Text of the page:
Woke, cancel culture and white privilege – how UK public reports feeling more divided

‘No surprise’ public feels more polarised when use of such divisive words has boomed, a researcher said

Lamiat Sabin
Thursday 12 May 2022 00:27 BST
Jacob Rees Mogg [L] and Dominic Raab [C] have both waged war against ‘wokery’ in British culture
Jacob Rees Mogg [L] and Dominic Raab [C] have both waged war against ‘wokery’ in British culture (UK PARLIAMENT/AFP via Getty Imag)

Britons increasingly feel the country is becoming more divided by “culture wars”, a new study suggests.

More than half (54 per cent) of almost 3,000 people surveyed say the population is becoming more polarised — an increase from the 46 per cent reported in 2020.

This is mostly true of surveyed Conservative and Labour voters over the age of 55, researchers said.

At the same time, 29 per cent of people have said they neither agree nor disagree that culture wars are dividing the country – down from 37 per cent. There has been a slight increase in the share of people who disagree, from 8 per cent to 12 per cent.

These changes have correlated with the popular use of sociopolitical words and phrases such as ‘woke’, ‘cancel culture’, and ‘white privilege’.

In 2018, ‘cancel culture’ – an alleged prevalence of social and/or professional ostracism over people’s or a specific person’s beliefs – first appeared in just six newspaper articles, researchers said.

But, by 2021, the word was to be found in 3,670 articles, according to the report by the Policy Institute at King’s College London (KCL) and market research company Ipsos UK.

The use of the word ‘woke’ in the British newspapers has mushroomed (PA Archive)

The Daily Mail and the Independent – on opposite ends of the UK media spectrum – have published the term ‘cancel culture’ the most out of all newspapers when reporting on the issue, 23 per cent and 14 per cent respectively, the report says.

The term ‘woke’ in American slang means to be “alert to racial prejudice and discrimination”, according to online definitions.

Despite its origins in racial discourse, it’s now used to describe someone or something that seeks to portray themselves as politically correct – either generally or on a specific issue. But it’s now mostly seen as an insult, according to the researchers’ study.

While more than a quarter (26 per cent) of people said it was seen as a positive thing, more than a third of people (36 per cent) surveyed agreed that, given the way the word is used, they believe it’s more derogatory than complimentary.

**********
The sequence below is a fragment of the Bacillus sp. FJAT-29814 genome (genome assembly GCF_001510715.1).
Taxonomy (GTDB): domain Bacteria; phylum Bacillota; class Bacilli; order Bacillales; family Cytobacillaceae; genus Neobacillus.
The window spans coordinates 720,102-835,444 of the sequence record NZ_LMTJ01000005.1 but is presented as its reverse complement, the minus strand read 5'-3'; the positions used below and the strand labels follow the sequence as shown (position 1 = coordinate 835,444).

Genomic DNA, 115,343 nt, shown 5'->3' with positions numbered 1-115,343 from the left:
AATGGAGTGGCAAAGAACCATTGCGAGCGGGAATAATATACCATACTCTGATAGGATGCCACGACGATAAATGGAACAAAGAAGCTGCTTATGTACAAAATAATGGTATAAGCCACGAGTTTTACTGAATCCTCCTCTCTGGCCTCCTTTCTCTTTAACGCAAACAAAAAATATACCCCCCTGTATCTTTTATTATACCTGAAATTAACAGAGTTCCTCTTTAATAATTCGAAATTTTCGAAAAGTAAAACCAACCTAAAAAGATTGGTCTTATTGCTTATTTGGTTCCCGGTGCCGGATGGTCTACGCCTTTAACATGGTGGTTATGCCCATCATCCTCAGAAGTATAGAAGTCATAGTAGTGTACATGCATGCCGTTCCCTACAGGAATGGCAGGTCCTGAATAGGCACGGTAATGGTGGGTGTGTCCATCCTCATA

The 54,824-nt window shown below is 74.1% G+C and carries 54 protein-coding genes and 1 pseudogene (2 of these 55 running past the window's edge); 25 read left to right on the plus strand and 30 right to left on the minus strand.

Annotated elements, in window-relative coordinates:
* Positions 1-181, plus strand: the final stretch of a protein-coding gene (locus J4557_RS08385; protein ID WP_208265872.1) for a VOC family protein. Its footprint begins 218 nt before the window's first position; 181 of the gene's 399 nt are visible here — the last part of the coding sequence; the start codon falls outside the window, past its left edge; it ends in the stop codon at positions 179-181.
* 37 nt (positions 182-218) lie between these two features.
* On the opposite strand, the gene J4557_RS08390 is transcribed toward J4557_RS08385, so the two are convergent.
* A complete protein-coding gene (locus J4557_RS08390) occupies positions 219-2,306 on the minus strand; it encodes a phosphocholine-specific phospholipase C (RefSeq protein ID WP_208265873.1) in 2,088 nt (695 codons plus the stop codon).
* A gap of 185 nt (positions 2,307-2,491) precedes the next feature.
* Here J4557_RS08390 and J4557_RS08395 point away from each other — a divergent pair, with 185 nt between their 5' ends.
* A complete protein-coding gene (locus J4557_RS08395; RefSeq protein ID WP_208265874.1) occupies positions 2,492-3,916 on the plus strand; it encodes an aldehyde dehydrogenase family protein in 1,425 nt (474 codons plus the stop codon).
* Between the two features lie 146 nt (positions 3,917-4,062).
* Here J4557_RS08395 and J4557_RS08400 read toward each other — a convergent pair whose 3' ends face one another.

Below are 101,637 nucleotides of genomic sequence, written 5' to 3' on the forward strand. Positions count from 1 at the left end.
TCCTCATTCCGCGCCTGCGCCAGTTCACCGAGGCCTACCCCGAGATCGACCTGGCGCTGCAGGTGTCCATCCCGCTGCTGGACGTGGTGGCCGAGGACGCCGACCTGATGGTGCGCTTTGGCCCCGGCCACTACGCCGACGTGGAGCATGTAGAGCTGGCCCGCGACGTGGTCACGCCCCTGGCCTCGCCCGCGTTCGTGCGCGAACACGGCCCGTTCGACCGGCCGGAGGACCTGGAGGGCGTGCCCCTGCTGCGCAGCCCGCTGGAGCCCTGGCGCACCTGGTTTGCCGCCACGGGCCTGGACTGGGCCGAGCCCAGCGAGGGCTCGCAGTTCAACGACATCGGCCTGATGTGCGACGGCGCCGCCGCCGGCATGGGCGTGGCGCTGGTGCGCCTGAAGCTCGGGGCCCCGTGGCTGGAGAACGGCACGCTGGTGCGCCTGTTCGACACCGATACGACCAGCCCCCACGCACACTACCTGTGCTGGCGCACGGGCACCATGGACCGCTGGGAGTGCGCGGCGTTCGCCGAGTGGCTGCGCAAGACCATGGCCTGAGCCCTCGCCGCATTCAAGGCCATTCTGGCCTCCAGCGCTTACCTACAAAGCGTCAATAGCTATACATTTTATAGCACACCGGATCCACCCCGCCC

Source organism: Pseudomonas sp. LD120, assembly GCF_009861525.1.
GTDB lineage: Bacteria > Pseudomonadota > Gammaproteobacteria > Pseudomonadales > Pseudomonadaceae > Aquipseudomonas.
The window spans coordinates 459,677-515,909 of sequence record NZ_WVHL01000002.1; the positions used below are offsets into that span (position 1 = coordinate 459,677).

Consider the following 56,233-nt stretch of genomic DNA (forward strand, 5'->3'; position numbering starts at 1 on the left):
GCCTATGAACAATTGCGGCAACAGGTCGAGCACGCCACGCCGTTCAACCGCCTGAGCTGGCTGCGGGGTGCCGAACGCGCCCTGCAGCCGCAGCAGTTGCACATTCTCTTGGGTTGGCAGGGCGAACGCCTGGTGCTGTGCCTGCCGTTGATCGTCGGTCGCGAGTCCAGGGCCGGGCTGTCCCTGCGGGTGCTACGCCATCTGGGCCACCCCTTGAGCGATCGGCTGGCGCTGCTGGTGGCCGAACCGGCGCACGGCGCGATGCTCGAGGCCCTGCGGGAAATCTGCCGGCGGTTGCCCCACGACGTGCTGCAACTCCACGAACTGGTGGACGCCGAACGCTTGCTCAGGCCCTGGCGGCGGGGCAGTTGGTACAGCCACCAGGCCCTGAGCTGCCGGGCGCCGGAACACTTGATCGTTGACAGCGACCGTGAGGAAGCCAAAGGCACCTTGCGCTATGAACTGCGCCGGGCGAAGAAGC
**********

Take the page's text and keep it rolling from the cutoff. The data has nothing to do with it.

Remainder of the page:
Even MPs have caught wind of the word. Some of the critics of ‘wokery’ have been House of Commons leader and Tory MP Jacob Rees-Mogg, who said that the Ukraine war made “woke” discussion of the Downing Street Partygate scandal look like “fluff”.

Justice secretary Dominic Raab has argued – in defending government plans to replace Labour’s Human Rights Act with a proposed UK Bill of Rights – that “wokery” has “whittled down” freedom of speech.

A minister dismissed the Partygate scandal – that Boris Johnson (pictured) is embroiled in – as ‘fluff’ (PA Wire)

Professor Bobby Duffy said that, as feelings of divisions appear to have increased, it’s important to consider the tone in which the more sensitive subjects – such as race, class and gender – are spoken about.

The director of the KCL’s Policy Institute said: “There has been an extraordinary increase in the media’s focus on culture war issues and terms in recent years, reflected in our analysis of UK newspaper content.

“‘Cancel culture’, for example, didn’t exist in our national discussions only a handful of years ago, but now there are thousands of articles that use the term.

“It’s no surprise, then, that this media and political debate seems to have affected public opinion. Awareness of the key terms is growing, and the meaning of key words is changing – not least “woke”, with a clear shift to seeing it is an insult, rather than a compliment.

The overall trend is towards people being more likely to see the UK as divided by ‘culture wars’.

“We need to remember that these issues are far from the top of people’s lists of concerns, and the vast majority of people are not as fired-up as the media and social media discussion often suggests. But that doesn’t mean the issues are irrelevant to the public – there are important debates to be had about culture change in the UK.

“However, the tone of the discussion, as much as the content, matters – and the nature of the conversation we’re currently having is risking increased division.”

The findings, from the KCL and Ipsos UK research, are part of a series of studies updating on research carried out in 2020. The series of studies is informed by two nationally representative surveys of nearly 3,000 people.

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